Where Do You Go To (My Lovely)? is a 1969 hit British song sung by Peter Sarstedt. It won some music awards I've never heard of and was #1 in the charts for like a month in Britlandia, and was in the US's top 100.
I don't get it.
I've listened to three different versions of this song-- the original Petey Stardust, a 2006 cover by Drop Dead Fred, and another by Gerry & The Pacemakers, whose name is already surreal enough that I can't make fun of it. From this experience I have learned three things:
1. Brits have a fascination with waily dudes in suits. I say that not even knowing if these singers are actually Brits. They probably aren't. Maybe this song just makes everyone who sings it suddenly turn into a waily forty year old British man.
2. Zizi Jeanmaire is either a really good dancer or a really bad one.
3. I really don't get this song.
The references put me right off. I have no idea who Zizi is, or Marlene Dietrich, or Sacha Distel-- how the fuck do you even say that name? Is it like Sasha? What's an Aga Khan? Is he like the Dali Llama? He's apparently rich enough to afford to give away a horse, and given the context of this woman being friends with presumably famous people, he must be important. All I can think of is the "KHAAAN!" scene from Star Trek. I dunno what Sorbonne is but apparently the woman in this song robbed Picasso, which guess is kinda cool, but I get the feeling it's not an actual heist kind of robbery, but a metaphorical tryst kind of robbery, which would be lame.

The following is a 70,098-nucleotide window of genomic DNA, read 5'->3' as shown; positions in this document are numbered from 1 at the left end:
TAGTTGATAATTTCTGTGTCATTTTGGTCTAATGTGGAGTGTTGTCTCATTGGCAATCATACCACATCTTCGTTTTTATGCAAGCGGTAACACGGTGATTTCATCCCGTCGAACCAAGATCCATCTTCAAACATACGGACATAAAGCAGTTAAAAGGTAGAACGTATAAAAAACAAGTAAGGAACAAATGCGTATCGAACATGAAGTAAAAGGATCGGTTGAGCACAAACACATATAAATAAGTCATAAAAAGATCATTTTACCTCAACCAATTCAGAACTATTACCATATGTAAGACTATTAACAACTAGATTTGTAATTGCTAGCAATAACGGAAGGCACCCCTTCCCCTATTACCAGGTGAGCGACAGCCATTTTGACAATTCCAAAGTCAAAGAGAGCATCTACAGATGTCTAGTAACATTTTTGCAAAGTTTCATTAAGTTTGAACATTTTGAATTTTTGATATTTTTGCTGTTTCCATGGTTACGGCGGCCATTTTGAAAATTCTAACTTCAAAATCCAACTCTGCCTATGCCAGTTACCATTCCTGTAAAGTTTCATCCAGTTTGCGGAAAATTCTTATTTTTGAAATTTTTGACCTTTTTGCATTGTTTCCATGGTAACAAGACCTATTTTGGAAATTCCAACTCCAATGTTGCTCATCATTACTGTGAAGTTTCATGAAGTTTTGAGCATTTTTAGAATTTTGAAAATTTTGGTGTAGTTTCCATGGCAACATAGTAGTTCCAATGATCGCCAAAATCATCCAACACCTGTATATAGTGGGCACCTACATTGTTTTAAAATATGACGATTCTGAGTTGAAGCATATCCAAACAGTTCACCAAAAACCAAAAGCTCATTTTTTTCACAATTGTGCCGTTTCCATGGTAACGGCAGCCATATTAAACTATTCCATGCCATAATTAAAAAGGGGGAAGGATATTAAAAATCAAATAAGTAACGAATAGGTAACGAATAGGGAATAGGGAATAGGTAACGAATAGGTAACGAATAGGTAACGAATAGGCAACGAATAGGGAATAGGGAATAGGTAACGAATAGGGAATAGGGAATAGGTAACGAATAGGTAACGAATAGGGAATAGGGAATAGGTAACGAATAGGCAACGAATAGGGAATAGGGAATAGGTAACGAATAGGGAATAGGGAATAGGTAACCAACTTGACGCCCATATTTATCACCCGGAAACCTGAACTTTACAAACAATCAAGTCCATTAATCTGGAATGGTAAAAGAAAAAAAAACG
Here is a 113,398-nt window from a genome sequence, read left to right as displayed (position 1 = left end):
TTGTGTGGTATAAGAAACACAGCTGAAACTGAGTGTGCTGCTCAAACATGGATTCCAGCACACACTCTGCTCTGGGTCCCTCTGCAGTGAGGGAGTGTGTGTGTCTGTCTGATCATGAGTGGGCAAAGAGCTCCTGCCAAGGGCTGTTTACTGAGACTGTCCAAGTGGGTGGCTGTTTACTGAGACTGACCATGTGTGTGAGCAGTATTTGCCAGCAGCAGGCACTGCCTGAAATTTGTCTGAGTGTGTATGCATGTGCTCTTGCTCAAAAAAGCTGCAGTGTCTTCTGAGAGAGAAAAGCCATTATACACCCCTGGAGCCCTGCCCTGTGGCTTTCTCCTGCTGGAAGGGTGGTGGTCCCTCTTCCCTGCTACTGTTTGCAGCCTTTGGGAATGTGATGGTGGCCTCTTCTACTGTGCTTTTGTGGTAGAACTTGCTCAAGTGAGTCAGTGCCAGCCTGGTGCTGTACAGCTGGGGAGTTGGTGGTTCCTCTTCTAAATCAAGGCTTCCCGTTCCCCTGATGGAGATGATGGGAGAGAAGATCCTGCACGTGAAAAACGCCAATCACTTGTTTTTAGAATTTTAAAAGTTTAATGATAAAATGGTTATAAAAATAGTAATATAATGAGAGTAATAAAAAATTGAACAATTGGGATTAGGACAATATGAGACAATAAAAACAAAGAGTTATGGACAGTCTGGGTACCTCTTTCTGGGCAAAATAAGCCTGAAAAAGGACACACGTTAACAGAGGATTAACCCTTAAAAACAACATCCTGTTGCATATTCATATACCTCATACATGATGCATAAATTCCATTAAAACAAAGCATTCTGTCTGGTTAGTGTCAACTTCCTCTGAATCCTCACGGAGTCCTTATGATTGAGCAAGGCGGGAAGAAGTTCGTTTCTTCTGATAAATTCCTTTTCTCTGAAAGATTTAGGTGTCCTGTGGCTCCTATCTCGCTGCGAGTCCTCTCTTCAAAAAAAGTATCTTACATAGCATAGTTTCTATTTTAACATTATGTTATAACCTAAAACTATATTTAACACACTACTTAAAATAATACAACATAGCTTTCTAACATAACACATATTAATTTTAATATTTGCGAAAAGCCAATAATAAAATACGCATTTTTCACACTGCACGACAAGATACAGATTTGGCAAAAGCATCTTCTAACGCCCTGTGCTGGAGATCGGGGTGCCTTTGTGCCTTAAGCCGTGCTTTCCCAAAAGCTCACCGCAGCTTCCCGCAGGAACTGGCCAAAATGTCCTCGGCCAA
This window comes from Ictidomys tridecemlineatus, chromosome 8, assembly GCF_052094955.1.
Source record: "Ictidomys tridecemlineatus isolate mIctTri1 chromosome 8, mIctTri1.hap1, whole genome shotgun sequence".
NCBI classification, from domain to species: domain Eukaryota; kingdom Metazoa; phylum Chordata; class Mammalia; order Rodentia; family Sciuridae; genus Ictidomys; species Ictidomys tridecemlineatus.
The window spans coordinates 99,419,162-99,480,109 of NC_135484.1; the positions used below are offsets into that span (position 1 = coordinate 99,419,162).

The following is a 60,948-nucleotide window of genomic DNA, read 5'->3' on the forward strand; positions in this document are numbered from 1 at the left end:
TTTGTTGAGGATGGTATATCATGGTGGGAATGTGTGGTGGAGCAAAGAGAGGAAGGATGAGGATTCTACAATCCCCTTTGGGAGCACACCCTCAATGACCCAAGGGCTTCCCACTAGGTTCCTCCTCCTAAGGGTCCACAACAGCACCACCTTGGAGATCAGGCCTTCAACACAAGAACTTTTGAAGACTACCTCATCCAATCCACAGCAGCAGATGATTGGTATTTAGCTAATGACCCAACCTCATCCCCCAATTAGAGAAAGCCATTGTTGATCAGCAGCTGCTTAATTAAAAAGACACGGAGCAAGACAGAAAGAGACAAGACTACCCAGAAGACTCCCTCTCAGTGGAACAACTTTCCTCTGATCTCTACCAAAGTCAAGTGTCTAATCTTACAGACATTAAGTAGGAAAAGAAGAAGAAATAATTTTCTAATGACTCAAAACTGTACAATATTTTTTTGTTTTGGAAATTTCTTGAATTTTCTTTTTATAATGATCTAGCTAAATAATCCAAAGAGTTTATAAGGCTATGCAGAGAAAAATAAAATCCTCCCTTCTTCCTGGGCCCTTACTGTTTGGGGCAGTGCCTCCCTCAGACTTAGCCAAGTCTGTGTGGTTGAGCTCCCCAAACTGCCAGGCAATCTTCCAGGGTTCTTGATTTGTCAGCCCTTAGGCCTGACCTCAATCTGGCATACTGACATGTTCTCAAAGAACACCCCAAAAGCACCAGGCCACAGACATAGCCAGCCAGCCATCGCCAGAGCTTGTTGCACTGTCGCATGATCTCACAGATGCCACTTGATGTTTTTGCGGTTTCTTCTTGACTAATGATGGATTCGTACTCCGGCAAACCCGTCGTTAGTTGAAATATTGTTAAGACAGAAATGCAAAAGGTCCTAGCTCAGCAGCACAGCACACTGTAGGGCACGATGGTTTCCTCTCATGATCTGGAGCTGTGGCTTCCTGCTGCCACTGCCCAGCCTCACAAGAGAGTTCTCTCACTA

This whole thing feels like there's layers of subtext that I'm not getting-- and fine, I'm sure the people who do get it are fine with it, but that doesn't change the fact that I still don't get it. Why is it significant that she's sipping Napoleon Brandy? Is that a fancy brand? Is that a cheap brand? I don't drink, so I can't tell. Is she a French nationalist who intends to try and conquer Europe? Why is it significant that her lips don't get wet? Is that to highlight her daintiness, or is it to emphasize that her life is a lie and that at all times she is considering her appearance and the audience she's playing to? Is that a trait? Do rich people often not get their lips wet?
I guess the twist of the song is that this wealthy successful woman was actually a poor kid, as insinuated by the beggar children in Naples that the narrator is asking her to remember. Presumably, he and she were those two children, and now that they're grown up and he's telling her to remember where she came from, even if she intentionally forgets him, and boo fucking hoo dear god this song is a slow drawling drag to get through.
I don't care about the trials and tribulations of the rich, even if they were at some point poor. Because of this song being told from the perspective of the childhood friend, everything told about this woman has a degree of distance (as it is a character describing to us someone we don't know), but that coupled with the personal distance I have (1. I don't get the references and 2. I don't care about the Poor little Rich Girl trope) means that I have no sympathy or empathy at all for this lady who, judging by the wailing British man, I am supposed to care about. I don't see any mention of this lady using her newfound wealth to sponsor any charities or work for social reform or anything like that, she's just being rich and (based on the narrator's tone) being sad/nostalgic while surrounded by a life of luxury.
. . .Is this about Daisy Buchanan?